The two primary types of loading are dock high and grade level, also known as “drive-in.” Dock high is designed for larger trucks, such as 53-foot-long semi-tractor trailers that are 18-wheelers. Dock high loading allows trucks to back up to the building and unload safely, quickly and efficiently. Older buildings tend to offer grade-level loading, as these properties were designed before modern trucks were on the road. However, today these buildings are used by specialty companies and smaller operators that do not yet utilize fleets of semis. As an example, a company that converts or repairs food trucks would find a grade-level building highly desirable, whereas a dock high building would not work for their use unless heavily modified.
5. Ceiling Clear Heights
Sophisticated warehouse tenants continue to demand taller buildings in order to maximize the amount of product a location can hold. Generally, tenants pay for floor space on a per-square-foot basis, not cubic footage. Therefore, the taller the warehouse, the better the value for a tenant. Heights start as low as 10 to 14 feet. Nowadays, the industry standard for Class A space is a minimum of 32-foot clear heights to the lowest point of the ceiling. In South Florida, I typically find a swing in rents from $3 to $4 per square foot for Class A space compared to 10- to 14-foot clear height options.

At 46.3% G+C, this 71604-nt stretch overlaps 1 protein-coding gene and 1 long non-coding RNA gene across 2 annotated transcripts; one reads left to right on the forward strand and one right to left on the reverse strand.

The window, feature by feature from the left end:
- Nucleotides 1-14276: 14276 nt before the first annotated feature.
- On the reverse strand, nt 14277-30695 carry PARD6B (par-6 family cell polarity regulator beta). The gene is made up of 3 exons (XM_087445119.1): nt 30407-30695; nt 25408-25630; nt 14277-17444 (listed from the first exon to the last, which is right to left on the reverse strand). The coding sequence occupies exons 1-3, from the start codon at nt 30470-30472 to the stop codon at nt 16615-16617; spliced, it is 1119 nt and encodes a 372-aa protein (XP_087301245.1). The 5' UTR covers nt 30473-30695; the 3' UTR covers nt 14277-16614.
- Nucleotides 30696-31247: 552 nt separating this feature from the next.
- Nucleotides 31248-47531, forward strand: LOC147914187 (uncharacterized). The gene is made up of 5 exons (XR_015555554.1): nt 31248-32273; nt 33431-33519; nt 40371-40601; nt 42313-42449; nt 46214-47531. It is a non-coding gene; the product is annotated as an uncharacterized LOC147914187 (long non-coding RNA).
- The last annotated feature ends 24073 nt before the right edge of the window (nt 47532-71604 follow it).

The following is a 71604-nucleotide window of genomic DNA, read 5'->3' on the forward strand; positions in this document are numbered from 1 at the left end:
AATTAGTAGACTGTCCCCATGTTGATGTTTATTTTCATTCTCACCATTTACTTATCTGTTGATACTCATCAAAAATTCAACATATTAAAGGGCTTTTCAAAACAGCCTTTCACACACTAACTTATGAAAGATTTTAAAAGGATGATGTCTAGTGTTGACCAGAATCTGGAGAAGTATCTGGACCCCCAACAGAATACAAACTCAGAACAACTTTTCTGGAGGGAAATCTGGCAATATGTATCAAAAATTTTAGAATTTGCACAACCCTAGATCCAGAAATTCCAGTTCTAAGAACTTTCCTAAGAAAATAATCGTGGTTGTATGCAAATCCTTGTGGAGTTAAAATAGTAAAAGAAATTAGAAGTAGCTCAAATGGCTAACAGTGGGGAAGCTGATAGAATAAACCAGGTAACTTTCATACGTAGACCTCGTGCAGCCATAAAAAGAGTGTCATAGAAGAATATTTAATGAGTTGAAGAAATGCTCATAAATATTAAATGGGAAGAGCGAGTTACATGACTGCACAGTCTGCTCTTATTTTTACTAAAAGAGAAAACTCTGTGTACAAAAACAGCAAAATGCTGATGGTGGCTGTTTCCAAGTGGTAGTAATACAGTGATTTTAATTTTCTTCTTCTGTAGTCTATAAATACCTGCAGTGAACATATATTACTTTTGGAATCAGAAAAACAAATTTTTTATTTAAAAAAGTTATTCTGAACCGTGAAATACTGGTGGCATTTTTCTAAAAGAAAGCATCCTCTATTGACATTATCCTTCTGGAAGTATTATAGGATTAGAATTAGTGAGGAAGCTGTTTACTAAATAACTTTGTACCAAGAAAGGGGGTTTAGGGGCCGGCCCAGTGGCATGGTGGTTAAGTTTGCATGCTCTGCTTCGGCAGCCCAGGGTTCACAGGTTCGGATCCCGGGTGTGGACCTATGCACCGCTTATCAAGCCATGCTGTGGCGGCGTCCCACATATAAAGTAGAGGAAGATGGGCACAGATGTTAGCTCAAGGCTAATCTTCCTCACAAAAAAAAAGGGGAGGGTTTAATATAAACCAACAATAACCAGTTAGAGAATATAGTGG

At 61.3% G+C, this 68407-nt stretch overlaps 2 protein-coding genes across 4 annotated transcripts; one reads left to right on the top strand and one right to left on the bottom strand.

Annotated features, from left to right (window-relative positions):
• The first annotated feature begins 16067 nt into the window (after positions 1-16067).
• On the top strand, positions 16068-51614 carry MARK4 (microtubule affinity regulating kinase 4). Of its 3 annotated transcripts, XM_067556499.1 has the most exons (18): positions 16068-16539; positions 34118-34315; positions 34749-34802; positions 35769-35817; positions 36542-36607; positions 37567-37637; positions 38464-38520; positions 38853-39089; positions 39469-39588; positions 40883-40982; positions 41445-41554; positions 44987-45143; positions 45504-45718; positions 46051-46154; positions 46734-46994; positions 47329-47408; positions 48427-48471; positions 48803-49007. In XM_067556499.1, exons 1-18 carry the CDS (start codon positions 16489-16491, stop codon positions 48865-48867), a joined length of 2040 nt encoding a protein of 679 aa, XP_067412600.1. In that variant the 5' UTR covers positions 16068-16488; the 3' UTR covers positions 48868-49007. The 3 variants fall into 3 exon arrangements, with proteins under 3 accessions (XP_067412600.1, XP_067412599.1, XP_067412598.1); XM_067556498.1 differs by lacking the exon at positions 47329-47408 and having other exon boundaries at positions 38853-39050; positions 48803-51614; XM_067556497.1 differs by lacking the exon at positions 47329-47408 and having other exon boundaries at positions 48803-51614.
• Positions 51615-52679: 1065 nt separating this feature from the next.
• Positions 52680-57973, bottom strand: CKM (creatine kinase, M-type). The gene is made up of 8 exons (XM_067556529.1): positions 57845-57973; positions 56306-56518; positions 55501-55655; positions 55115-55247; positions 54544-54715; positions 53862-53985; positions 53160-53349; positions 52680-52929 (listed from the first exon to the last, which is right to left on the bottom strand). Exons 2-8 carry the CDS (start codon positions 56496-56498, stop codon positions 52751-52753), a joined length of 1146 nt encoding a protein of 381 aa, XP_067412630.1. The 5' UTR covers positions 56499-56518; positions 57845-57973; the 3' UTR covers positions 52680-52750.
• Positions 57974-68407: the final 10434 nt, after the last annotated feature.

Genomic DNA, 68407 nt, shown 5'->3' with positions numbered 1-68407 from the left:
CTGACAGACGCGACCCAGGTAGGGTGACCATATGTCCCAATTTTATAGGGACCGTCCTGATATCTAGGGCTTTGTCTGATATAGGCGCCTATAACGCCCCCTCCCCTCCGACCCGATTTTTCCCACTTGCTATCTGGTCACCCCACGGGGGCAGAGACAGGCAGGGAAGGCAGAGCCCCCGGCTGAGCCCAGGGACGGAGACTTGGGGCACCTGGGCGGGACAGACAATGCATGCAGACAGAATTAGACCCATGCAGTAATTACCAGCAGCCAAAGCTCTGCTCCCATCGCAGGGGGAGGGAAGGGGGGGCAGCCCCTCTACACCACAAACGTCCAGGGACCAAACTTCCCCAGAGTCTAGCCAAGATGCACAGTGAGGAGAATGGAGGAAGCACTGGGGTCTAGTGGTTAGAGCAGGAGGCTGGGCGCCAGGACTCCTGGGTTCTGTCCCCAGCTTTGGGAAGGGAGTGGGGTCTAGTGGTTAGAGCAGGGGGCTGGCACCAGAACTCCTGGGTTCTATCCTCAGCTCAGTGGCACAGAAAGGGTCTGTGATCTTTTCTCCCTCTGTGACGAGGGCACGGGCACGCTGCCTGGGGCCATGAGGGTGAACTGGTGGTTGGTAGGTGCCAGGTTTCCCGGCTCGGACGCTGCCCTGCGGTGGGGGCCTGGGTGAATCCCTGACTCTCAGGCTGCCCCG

When it comes to parking, the more, the better. Typically, warehouses will have one parking space per 1,000 square feet. If you are lucky enough to have excess parking, stalls can be rented out separately. Or, if large enough, parking areas can be fenced and used as a storage yard or to expand a building. A parking stall in South Florida can fetch around $150 per spot per month, and a storage yard can garner $10,000 per month per acre or sometimes much more, depending on the location and if it has a building.
7. Electrical Infrastructure
Knowing the amount of electrical power a warehouse contains is critical. There are two main components to measuring power: amperage (amps) and voltage (volts or V). Amps can vary from 200 into the thousands for heavy manufacturing buildings. Volts are measured in three standard sizes: 120V, 220V and 480V. Think of volts as pressure — the higher the number, the harder a circuit can push electrons. Preferred voltage for today’s modern machinery is 480V. Generally, the higher the amps, the more valuable your space will be to manufacturing companies or distributors that run sophisticated conveyor and sorting systems.
Income is as self-explanatory as location, but it’s worth touching on because there can be a few nuances. Generally, a fully leased building will sell to an investor, whereas a vacant or partially vacant building can be considered by a business owner (also known as an owner-user) for the company’s new home. Owner-users are less concerned with income and need to make sure there is enough vacancy for their own use. Investors today expect capitalization rates (returns) from 4.5% on the low end to 8% on the higher end. The swing will have to do with the risk, location and quality associated with each individual property. Value-add investors are looking for double-digit returns and are willing to take on more risk than normal.